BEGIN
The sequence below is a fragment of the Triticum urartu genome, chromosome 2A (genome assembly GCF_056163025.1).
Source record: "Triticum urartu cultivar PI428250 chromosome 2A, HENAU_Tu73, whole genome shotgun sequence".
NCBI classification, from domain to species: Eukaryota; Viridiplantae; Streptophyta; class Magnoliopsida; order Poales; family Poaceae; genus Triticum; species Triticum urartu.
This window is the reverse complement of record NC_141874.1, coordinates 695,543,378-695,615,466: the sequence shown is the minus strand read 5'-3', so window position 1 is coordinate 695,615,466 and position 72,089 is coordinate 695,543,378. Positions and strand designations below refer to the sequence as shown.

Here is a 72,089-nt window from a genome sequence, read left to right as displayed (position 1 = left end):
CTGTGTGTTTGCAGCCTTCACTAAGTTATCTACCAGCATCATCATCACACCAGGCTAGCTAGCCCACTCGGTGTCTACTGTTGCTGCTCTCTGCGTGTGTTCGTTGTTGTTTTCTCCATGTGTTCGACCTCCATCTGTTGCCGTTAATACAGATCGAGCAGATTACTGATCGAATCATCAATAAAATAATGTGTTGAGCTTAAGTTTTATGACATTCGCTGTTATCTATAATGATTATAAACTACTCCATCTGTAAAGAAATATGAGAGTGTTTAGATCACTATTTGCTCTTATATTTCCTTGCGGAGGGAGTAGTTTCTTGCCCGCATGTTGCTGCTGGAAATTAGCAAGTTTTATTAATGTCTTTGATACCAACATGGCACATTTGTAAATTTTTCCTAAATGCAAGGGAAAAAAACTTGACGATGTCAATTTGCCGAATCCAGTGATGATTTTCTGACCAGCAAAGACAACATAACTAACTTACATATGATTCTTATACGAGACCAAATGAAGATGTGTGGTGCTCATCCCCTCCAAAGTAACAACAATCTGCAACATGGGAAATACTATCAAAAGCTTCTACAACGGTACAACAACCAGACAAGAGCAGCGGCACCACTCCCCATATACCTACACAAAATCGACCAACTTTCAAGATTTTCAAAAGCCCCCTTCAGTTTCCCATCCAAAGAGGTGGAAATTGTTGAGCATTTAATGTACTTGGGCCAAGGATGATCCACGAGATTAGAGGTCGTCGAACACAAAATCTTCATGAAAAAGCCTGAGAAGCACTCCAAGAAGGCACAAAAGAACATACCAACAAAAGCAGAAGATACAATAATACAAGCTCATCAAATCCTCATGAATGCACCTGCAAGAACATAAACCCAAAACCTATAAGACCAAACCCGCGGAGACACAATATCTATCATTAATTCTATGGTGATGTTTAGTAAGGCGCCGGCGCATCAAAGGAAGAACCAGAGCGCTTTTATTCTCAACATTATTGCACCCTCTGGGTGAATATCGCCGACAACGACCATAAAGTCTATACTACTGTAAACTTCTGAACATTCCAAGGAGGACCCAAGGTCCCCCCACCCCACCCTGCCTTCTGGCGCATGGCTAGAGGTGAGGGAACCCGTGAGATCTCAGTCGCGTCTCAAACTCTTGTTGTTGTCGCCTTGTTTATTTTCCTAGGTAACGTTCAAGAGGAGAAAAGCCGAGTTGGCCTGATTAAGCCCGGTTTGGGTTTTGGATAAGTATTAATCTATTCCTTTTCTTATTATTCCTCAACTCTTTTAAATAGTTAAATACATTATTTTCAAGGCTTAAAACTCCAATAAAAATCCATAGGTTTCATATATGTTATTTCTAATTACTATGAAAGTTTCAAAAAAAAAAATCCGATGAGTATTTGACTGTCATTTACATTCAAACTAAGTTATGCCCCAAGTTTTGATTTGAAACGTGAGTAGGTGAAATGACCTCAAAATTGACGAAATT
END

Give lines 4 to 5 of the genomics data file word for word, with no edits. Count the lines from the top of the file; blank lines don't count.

This window is the reverse complement of record NC_141874.1, coordinates 695,543,378-695,615,466: the sequence shown is the minus strand read 5'-3', so window position 1 is coordinate 695,615,466 and position 72,089 is coordinate 695,543,378. Positions and strand designations below refer to the sequence as shown.

Here is a 72,089-nt window from a genome sequence, read left to right as displayed (position 1 = left end):